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Independent Police Review Division: Analysis and BackgroundPortland's "Independent" Police Review Division (IPR), created in 2001 as a professionally staffed office in the City Auditor's office to handle complaints about police misconduct, has theoretically had the power to conduct its own investigations since its inception. However, any full investigation done as a result of a complaint to IPR is handed over to the Portland Police Bureau's Internal Affairs division (generally less than 15% of all complaints). Since this perpetuates a system in which police continue to investigate other police, Portland Copwatch frequently puts the term "Independent" in quotes.
Affiliated with IPR is an 11-member volunteer Citizen Review Committee, which holds hearings on appeals of misconduct cases, produces reports recommending improvements to Bureau and IPR policies, and holds public forums.
Analysis of IPR Annual Reports* NEW! 6/21 IPR 2020 Annual Report Inadequate Reporting Continues on Force, Discipline
(11-14 pages, 6/28/21)
* 5/20 IPR 2019 Annual Report Five Short Pages Signifying (Almost) Nothing
(3 pages, 5/19/20)
* 5/19 IPR 2018 Annual Report Ignores Force and Police Review Board
(10 pages, 5/23/19)
* 7/18 IPR 2017 Annual Report Drops Force Data
(10 pages, 7/5/18)
* 5/17 IPR 2016 Annual Report Incomplete, Inaccurate
(13+ pages, 5/26/17)
* IPR 2015 Annual Report Barely Scratches the Surface
(8 pages, 7/27/16)
* IPR 2014 Annual Report Reads Like a Summary
(10 pages, 11/16/15)
* IPR 2013 Annual Report More Details Expose System Failure
(10 pages, 10/31/14)
* IPR 2012 Annual Report Draws Attention Away from Shortcomings of System
(7 pages, 5/31/13)
* IPR 2011 Annual Report Shares Little Analysis, Uses New Statistics but Old Examples
(5 pages, 7/30/12)
* IPR 2010 Annual Report : Some Improvement, Leaves Much to Be Desired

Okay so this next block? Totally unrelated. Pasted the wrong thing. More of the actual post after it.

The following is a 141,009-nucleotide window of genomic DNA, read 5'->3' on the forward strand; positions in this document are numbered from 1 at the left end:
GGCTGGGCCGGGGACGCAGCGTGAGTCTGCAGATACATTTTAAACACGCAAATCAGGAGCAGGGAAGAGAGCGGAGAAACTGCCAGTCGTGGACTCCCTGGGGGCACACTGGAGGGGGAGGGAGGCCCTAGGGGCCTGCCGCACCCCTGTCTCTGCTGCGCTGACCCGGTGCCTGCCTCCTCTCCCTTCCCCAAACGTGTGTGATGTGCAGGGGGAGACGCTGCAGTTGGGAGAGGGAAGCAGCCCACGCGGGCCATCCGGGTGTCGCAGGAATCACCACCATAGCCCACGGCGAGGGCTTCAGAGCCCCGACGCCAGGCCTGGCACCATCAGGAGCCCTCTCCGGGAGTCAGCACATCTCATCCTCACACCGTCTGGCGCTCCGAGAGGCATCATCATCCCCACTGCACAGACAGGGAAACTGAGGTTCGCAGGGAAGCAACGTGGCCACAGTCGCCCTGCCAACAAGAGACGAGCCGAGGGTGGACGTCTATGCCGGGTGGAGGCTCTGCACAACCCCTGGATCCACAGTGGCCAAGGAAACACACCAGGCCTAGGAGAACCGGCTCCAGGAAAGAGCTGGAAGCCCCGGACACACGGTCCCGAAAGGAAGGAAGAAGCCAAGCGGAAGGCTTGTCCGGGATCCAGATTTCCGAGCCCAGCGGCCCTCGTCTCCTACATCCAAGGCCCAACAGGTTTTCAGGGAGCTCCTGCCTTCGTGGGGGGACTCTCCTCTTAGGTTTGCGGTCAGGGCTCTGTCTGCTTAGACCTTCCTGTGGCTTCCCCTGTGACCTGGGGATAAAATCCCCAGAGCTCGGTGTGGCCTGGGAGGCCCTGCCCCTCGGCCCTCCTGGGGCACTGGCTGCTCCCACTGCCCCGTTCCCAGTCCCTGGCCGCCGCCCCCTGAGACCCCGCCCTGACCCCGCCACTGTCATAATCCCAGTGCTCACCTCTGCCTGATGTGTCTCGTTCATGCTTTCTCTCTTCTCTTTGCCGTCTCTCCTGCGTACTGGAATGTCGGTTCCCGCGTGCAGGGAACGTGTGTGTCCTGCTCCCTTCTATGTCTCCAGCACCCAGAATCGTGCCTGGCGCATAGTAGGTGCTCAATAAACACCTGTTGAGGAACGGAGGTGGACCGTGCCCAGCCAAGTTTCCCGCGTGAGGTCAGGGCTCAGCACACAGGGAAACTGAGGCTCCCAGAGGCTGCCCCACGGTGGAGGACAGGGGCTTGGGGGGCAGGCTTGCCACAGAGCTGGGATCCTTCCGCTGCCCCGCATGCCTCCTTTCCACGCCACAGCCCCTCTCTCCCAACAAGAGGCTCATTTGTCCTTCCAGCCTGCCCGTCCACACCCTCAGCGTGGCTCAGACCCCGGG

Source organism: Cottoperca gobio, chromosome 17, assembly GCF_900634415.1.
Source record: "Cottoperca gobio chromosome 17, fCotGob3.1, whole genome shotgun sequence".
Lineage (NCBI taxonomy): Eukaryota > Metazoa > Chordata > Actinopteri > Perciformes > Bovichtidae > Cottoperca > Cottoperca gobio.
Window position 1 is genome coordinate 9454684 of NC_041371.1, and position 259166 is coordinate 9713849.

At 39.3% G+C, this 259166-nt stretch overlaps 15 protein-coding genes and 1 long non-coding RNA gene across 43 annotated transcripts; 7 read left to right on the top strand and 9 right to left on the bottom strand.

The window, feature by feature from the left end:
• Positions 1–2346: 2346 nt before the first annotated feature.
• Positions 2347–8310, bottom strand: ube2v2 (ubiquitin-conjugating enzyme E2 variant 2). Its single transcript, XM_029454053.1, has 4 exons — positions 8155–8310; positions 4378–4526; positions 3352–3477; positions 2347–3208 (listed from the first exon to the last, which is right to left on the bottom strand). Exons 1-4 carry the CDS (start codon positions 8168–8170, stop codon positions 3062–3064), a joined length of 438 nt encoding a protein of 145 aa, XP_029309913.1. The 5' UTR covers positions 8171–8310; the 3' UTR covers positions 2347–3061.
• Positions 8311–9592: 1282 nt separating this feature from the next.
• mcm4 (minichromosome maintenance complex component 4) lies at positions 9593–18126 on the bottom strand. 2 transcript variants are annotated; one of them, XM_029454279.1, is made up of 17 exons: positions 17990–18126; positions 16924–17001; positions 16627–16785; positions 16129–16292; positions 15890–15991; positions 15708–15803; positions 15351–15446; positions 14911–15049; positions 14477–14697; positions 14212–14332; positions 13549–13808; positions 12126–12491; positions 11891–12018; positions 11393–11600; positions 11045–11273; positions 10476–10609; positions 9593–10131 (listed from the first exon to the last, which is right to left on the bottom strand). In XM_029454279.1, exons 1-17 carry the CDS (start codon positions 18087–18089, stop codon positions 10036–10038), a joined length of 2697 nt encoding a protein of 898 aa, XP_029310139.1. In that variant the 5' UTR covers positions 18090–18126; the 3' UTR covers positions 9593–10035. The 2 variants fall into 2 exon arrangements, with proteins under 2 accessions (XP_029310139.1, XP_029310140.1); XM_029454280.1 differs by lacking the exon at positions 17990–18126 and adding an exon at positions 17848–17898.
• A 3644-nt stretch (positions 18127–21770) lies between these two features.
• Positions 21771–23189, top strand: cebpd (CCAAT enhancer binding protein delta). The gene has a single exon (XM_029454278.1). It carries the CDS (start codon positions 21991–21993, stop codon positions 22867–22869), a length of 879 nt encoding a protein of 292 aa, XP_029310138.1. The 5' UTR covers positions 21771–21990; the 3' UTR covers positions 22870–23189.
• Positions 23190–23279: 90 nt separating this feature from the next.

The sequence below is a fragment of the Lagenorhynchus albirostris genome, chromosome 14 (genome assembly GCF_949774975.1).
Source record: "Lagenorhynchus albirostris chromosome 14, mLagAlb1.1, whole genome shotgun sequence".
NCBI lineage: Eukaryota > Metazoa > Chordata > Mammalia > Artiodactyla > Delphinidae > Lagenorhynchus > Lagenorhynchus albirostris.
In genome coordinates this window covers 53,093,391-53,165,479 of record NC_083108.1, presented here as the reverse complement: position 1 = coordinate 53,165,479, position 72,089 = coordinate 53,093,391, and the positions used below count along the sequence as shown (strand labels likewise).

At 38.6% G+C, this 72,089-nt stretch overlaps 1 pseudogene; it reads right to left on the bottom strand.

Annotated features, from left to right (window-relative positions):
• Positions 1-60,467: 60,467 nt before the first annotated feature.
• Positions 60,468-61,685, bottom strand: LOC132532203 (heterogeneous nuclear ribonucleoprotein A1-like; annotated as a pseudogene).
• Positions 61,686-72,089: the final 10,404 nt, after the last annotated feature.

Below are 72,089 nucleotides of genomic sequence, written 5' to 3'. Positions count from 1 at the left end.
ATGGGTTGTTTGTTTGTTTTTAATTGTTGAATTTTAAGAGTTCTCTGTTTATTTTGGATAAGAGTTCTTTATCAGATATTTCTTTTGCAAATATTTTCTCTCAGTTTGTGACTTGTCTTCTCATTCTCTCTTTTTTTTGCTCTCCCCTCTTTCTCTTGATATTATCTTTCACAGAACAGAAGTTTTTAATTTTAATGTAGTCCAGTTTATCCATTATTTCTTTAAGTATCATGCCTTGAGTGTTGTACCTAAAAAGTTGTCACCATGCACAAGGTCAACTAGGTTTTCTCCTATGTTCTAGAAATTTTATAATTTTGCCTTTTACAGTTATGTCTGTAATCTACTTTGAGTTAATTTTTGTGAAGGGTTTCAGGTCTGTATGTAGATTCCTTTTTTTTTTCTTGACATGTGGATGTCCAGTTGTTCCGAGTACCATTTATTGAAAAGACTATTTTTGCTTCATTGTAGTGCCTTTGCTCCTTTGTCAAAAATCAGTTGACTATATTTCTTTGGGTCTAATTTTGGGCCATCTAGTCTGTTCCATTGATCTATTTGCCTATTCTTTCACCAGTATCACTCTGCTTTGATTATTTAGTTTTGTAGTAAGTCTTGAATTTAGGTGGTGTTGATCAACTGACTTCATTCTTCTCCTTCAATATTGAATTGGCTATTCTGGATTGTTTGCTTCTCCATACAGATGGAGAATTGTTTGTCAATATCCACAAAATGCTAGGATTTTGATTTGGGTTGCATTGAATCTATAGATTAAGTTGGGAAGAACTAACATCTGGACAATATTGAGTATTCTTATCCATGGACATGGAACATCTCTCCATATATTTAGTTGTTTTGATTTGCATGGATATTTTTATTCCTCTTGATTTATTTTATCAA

(7 pages, 6/7/11)
IPR 2009 Annual Report Fails to Highlight Major Issues
(7 pages, 6/25/10)
IPR 2007 Annual Report Continues Using Misleading Statistics
(7 pages, 10/10/08, posted 1/1/09)
Third Annual Report (2004) shows system still needs work
(8 pages, 8/3/05)
Second Annual Report (2003) continues to ignore community concerns
(2 pages, 8/31/04)
First Annual Report (2002) shows shortcomings in the structure
(9 pages, 6/19/03)
Analysis of other IPR Reports and the IPR's structure
August-November 2016: City To End Public Input at Accountability Hearings
Read Portland Copwatch's comments
to City Council and the Auditor condemning the process and content
of their first proposal to gut the Citizen Review Committee (CRC) of its public hearings.
Subsequently the City proposed to keep hearings public but cut out public comment.
PCW was invited to sit on a Stakeholder Committee to consider fixes.
Previously, the community waited for nearly 2 years to strenghten the
NOTE: In April 2017, City Council over-rode the Auditor's proposal and inserted into City Code the public's ability to comment prior to CRC voting, a victory for the people.
followed days later by the City Auditor's own 45-page document
responding to over 150 recommendations for changes to Bureau Policy
and the "Independent" Police Review Division (IPR).
Depsite the community waiting for nearly 2 years to strenghten the IPR's
Citizen Review Committee (CRC), Council voted in only 4 significant changes
to the ordinance on December 14, 2011, one of which weakened the CRC.
Read Portland Copwatch's eight-page analysis of
the review board proposals (.pdf only- November 9, 2011)
evaluating changes to the Independent Police Review Division (IPR) made in March, 2010.
Read the Stakeholders Report (9/10)
the Auditor's Response and Chief's Response
Read Portland Copwatch's analysis of the "Standard of Review" for the
Citizen Review Committee (4/8/11-.pdf)
• Download the January, 2008 report from the IPR's website,
• read our full analysis (2/12/08), watch the companion video.
Tort Claim report, which calls for lawsuits to be handled
like complaints (9/20/04)
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The Police Review Board was initially created in 2004, but formalized in 2010. It hears cases in which officers use deadly force or face potential discipline for misconduct. It consists of 3 Portland Police, the Director of IPR (or a designee), and one civilian member from a pool of 20. Deadly force and excessive force cases add one more PPB member and a member of the CRC.
The PRB puts out reports twice a year. PCW has analyzed a number of these reports.
Background on the IPR
proposing a strong police review board (Oct. 30, 2000)
On This Page
IPR Annual Reports
Other IPR Reports/Structure
Police Review Board
Background on the IPR
Portland Copwatch is a grassroots, volunteer organization promoting police accountability through citizen action.
Posted June 22, 2011, last updated October 5, 2023